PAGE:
The controversial Firestone Tire & Rubber Co. 500 steel-belted radial is a safe and reliable tire "comparable in every essential respect with the first generation steel-belted radial tires of other manufacturers," company spokesmen told government hearings yesterday.
But at the same time, federal safety officials released previously confidential, correspondence sent from Montgomery Ward to Firestone nearly two years ago, complaining that identical Firestone-made tires sold by Wards were causing consumer problems "of epidemic proportions."
The letters between the tire company and the huge retailer reveal that Firestone paid Montgomery Ward an extraordinary $500,000 payment ind-January 1977 "for excessive tire adjustments."
But most of the morning session of yesterday's second day of hearings held by the National Highway Traffic Safety Administration was devoted to Firestone's counterattack against NHTSA's attempt to force the tire company to recall an estimated 13 million of the steel-belted radials still on the road.
NHTSA called on Firestone to recall the tires last month, when the safety agency made an "initial determination that a safety-related defect exists in Firestone under other brand names."
Firestone made an estimated 8.3 million such tires for Montgomery Ward, Shell Oil Co., and others, with an estimated 5.5 million of those tires still on the road. It is unclear how those tires would be affected by the proposed recall.
Yesterday, Firestone attorney Pattrick McCartan spent an hour delivering the company's statement protesting the NHTSA determination. He sharply criticized the data NHTSA used to reach its conclusions, claiming that the agency was not relying on scientific data, but instead using consumer complaint data he said was unsubstantiated.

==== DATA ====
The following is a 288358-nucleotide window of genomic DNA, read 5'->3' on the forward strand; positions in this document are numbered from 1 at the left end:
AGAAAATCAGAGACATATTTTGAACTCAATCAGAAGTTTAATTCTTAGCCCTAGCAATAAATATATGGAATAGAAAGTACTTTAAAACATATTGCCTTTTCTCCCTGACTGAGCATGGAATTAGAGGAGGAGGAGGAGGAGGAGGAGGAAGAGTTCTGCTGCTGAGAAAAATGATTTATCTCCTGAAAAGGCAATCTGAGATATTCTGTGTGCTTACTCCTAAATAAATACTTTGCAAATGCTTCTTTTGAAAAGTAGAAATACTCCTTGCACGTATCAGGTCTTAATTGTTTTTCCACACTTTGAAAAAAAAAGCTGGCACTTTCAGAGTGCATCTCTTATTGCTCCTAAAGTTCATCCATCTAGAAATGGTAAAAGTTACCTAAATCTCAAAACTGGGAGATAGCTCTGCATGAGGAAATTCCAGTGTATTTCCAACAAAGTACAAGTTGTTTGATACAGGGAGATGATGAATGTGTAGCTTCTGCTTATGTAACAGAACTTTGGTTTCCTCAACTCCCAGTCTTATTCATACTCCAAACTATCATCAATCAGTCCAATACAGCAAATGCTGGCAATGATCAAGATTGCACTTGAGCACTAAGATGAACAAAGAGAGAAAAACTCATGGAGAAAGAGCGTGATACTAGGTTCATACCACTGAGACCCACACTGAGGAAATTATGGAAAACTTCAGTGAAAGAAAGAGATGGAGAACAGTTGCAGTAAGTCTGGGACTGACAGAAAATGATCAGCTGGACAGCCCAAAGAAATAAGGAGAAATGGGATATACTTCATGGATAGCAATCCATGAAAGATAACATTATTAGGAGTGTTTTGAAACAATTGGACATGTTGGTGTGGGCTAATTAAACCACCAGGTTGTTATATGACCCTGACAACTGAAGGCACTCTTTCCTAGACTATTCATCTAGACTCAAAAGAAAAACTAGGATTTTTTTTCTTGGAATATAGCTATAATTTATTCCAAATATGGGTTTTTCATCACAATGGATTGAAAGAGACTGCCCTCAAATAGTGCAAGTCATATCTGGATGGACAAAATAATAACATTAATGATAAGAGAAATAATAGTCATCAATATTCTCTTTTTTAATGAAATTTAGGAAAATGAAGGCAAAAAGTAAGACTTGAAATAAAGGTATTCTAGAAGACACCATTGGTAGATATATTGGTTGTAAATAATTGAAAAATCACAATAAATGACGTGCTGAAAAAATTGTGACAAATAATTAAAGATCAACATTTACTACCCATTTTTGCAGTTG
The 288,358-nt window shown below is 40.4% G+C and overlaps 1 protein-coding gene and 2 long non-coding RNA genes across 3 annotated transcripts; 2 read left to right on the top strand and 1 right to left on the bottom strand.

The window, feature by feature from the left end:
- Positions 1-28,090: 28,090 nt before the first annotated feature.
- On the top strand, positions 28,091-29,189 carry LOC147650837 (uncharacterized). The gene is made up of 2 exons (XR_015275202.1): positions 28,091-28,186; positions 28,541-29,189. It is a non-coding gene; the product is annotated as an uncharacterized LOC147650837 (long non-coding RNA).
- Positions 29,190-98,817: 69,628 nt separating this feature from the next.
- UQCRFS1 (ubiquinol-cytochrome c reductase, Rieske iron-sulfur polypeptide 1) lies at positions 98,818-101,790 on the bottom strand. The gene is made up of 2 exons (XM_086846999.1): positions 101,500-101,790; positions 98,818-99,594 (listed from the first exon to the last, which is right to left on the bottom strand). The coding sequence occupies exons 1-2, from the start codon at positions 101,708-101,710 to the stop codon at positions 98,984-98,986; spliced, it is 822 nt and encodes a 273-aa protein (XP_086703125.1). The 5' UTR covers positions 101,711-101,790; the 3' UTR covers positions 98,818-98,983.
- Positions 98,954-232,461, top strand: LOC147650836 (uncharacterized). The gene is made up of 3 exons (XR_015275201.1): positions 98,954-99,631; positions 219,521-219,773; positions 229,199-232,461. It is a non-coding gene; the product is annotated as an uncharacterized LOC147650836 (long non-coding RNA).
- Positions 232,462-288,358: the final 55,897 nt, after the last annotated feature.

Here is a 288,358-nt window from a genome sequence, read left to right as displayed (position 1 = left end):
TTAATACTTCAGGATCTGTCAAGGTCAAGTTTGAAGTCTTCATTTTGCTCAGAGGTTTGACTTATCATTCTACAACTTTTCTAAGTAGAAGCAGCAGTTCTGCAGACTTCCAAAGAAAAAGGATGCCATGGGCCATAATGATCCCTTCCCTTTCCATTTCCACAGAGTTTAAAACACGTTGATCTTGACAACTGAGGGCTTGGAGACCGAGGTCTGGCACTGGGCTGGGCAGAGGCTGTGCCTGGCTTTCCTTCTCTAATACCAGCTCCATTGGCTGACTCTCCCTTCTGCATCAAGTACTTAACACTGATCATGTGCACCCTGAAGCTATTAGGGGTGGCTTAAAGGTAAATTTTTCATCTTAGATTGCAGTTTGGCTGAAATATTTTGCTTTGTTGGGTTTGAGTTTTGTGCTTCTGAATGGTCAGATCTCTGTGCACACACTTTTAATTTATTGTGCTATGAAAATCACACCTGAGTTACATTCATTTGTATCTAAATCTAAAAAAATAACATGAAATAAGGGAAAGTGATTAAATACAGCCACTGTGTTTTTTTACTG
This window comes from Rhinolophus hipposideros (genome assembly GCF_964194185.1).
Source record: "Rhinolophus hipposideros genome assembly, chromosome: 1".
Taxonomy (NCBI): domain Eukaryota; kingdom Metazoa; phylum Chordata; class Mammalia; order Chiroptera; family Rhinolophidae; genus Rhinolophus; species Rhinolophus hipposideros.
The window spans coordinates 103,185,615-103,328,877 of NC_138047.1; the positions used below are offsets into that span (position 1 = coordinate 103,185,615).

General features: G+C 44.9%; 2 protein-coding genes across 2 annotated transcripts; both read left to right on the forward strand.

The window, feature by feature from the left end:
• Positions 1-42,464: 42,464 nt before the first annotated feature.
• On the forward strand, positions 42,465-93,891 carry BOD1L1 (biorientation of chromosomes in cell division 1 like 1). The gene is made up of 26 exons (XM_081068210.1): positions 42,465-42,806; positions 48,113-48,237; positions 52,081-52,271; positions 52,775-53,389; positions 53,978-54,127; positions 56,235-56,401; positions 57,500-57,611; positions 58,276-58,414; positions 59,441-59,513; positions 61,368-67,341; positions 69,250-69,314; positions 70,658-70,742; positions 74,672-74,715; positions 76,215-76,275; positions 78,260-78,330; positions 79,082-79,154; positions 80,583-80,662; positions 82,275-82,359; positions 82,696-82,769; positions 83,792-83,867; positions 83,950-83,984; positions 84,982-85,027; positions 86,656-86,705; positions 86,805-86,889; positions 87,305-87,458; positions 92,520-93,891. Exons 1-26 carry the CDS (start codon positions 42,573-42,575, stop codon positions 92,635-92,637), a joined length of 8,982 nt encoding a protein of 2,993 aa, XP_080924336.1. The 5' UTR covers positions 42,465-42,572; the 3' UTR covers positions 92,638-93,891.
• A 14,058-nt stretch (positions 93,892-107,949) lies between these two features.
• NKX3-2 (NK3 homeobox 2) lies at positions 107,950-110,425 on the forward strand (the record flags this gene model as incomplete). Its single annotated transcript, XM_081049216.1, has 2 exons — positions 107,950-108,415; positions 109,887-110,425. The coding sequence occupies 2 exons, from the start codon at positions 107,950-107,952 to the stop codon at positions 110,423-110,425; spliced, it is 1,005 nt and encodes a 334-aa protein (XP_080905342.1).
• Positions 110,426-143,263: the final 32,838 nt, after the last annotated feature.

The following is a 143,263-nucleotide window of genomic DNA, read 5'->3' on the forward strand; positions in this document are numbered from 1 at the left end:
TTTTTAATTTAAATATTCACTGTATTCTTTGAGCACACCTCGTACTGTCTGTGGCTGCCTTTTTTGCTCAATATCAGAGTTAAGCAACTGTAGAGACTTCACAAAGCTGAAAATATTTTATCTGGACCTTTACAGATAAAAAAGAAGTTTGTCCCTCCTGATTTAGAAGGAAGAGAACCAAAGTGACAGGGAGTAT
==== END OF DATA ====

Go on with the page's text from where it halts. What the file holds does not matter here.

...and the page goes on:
"The Firestone Steel Belted Radial 500, which the NHTSA . . . claims has some unspecified safety-related defest, has provided motorists more than 660 billion miles of service," McCartan said.
"Nowhere in the investigative report which accompanied the initial determination does the NHTSA's Office of Defects Investigation identity, or even suggest, the existence of any safety-related defect in either design or manufacture of the Steel Belted Radial 500 tire," he added.
McCartan said that the tire complied with Federal Motor Vehicle Safety Standard No. 109, "which represents the criteria established by the NHTSA for the highway safety of tires.
"(That) should be conclusive evidence that the tire contains no safety-related defect of the kind now sought to be established through what is claimed to be a comparison with the performance of other tires of similar construction," he said.
NHTSA said it made its initial determination on July 9, after reviewing 6,000 consumer reports alleging more than 14,000 individual tire failures, 29 deaths, more than 50 injuries and hundreds of accidents involving property damage.
The agency also said that the Firestone 500 had by far the highest rate of adjustment of the tires made by six domestic firms it surveyed.